One other way to try to help make Dalton have a bad day: Get a hand on him. The Chargers failed to sack or even knock Dalton down once during that first game, and while he only threw 23 passes, the Chargers only really pressured him on two occasions. Defensive coordinator John Pagano has to do more to get after Dalton on Sunday. It seems unlikely that Cincinnati’s talented offensive line will blow many assignments in pass protection, but the Chargers could get a boost if left tackle Anthony Collins misses the game with an ankle injury. That would likely push Whitworth, who had a dominant game at guard during the first contest, back out to his traditional spot at left tackle, creating a hole again at guard that would likely be filled by Colts cast-off Mike Pollak.
Chargers’ Path to Victory III: What If the Bengals Aren’t Great at Home After All?
Yesterday, I wrote about the Saints, an 8-0 home team forced to travel away from their power base in the first round of the playoffs. The Bengals aren’t quite as obviously a team built to succeed in their home confines, but they went 8-0 at home for the first time since 1988, a year they finished by winning two more playoff games at home before losing Super Bowl XXIII on a neutral field to the 49ers. The Bengals didn’t exactly play a tough schedule in 2013, but they did still manage to beat the Patriots, Colts, Ravens, and Packers during their undefeated home run. Unless the Broncos lose in the divisional round, this will be Cincinnati’s final home game of the season. Undefeated home teams don’t suddenly start losing in the playoffs, right?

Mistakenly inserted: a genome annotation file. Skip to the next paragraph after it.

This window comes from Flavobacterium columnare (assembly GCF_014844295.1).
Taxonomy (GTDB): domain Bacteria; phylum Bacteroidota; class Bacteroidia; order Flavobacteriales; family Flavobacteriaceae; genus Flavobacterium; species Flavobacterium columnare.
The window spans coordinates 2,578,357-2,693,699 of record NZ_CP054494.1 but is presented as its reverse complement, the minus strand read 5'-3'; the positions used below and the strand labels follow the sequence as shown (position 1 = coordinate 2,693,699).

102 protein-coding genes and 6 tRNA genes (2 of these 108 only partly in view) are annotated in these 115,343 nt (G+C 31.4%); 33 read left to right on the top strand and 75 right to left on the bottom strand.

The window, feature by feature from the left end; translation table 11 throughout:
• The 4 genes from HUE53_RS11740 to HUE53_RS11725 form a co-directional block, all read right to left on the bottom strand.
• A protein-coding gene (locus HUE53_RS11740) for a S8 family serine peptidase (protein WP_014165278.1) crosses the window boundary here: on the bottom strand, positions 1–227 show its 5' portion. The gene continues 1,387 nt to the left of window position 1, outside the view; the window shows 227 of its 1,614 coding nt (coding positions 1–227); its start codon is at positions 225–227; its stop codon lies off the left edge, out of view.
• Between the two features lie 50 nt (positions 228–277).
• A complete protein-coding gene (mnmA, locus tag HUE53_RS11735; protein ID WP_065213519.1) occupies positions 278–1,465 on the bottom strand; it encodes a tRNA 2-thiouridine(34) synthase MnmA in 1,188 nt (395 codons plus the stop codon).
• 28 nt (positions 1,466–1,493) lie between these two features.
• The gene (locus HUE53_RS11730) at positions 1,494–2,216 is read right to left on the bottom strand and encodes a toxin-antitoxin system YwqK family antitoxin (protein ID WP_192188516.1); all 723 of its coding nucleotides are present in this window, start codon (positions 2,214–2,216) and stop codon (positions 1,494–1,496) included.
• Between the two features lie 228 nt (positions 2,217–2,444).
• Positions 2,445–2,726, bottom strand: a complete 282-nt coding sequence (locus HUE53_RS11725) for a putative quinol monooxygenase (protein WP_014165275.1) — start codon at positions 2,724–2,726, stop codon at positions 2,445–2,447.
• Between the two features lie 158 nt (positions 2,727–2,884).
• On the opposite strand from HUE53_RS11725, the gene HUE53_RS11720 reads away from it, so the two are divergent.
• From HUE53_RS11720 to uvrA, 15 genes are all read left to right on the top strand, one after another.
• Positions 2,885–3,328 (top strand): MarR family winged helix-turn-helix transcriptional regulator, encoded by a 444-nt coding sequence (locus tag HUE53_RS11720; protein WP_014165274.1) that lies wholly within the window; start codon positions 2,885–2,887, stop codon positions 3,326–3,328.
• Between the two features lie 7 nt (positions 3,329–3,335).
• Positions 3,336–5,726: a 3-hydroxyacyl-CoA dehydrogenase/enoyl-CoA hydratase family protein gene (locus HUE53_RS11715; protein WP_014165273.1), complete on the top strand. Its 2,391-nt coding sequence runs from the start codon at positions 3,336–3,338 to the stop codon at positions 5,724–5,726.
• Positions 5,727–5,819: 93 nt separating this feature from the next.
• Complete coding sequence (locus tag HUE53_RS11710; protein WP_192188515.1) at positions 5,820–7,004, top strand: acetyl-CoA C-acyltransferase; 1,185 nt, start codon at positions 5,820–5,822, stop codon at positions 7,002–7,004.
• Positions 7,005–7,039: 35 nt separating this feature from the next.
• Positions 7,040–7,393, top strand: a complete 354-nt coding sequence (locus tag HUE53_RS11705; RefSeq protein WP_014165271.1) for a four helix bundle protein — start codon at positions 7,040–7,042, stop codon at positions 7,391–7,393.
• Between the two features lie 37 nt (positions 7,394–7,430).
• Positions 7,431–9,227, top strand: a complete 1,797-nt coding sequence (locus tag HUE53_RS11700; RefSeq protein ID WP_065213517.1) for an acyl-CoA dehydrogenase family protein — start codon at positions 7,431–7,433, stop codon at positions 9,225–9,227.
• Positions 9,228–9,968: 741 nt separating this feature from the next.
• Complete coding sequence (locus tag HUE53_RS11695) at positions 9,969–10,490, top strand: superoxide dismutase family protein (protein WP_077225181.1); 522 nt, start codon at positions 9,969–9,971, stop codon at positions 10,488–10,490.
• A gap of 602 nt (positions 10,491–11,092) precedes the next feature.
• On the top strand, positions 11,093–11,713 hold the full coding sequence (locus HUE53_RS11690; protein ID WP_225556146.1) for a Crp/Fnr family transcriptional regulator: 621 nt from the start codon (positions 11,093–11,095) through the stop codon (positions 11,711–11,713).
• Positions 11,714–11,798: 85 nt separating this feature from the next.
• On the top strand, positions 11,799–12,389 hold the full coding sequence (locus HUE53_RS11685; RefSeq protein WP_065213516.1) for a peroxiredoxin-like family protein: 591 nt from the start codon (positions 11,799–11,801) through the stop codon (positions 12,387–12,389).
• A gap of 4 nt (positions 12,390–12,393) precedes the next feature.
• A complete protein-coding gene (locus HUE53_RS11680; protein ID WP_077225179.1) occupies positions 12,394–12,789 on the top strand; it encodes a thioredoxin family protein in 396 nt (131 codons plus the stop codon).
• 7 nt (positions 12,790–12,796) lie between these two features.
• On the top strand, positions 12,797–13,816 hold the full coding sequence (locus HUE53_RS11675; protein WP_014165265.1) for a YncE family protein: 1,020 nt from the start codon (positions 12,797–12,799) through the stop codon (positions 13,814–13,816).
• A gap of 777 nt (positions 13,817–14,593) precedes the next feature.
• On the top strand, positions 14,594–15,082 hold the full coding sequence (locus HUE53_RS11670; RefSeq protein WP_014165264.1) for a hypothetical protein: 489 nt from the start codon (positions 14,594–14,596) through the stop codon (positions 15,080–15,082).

Well, um, funny you should ask. Here are the last 10 undefeated home teams to host a playoff game3 and what happened to them:
That’s right, five of the last 10 teams to go 8-0 at home during the regular season promptly lost their first home game during the postseason. You can probably figure out why: The competition gets harder and an eight-game sample just doesn’t say very much about anything. There’s nothing inherently meaningful about going undefeated at home;4 a team can go 7-1 and still have its home stadium be a “fortress,” as I suspect the Seahawks believe their home digs to be.
It also seems silly to suggest you’re unbeatable in your home ballpark when you haven’t even sold the thing out yet. The Bengals (as well as the Colts and Packers) were still several thousand tickets short of a sellout on Thursday night. The Colts managed to sell their remaining tickets on Friday, and thanks to a league extension will have their blackout lifted. However, Cincinnati is still a question mark and the league will almost surely urge ownership to buy up any remaining tickets before game day to ensure that the city doesn’t endure an ignominious local playoff blackout, a very interesting story line amid the new FCC discussion surrounding the sports blackout rule. In any case, while the Bengals will be happy to play at home Sunday, it’s not exactly the terrifying enclave their 2013 home record suggests.
It All Comes Down To …